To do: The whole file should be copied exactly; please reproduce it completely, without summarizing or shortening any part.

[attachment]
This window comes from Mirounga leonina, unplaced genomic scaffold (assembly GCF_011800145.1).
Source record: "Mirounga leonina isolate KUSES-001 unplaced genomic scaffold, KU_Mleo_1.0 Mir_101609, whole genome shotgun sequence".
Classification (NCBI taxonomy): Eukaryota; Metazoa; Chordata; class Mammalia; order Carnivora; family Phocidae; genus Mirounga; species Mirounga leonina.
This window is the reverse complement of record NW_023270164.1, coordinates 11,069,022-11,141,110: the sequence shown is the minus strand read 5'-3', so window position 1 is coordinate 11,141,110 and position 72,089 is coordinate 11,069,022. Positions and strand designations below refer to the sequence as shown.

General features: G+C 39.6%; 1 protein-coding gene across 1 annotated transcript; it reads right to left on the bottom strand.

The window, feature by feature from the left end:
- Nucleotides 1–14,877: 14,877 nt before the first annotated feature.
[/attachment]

This window comes from Mirounga leonina, unplaced genomic scaffold (assembly GCF_011800145.1).
Source record: "Mirounga leonina isolate KUSES-001 unplaced genomic scaffold, KU_Mleo_1.0 Mir_101609, whole genome shotgun sequence".
Classification (NCBI taxonomy): Eukaryota; Metazoa; Chordata; class Mammalia; order Carnivora; family Phocidae; genus Mirounga; species Mirounga leonina.
This window is the reverse complement of record NW_023270164.1, coordinates 11,069,022-11,141,110: the sequence shown is the minus strand read 5'-3', so window position 1 is coordinate 11,141,110 and position 72,089 is coordinate 11,069,022. Positions and strand designations below refer to the sequence as shown.

General features: G+C 39.6%; 1 protein-coding gene across 1 annotated transcript; it reads right to left on the bottom strand.

The window, feature by feature from the left end:
- Nucleotides 1–14,877: 14,877 nt before the first annotated feature.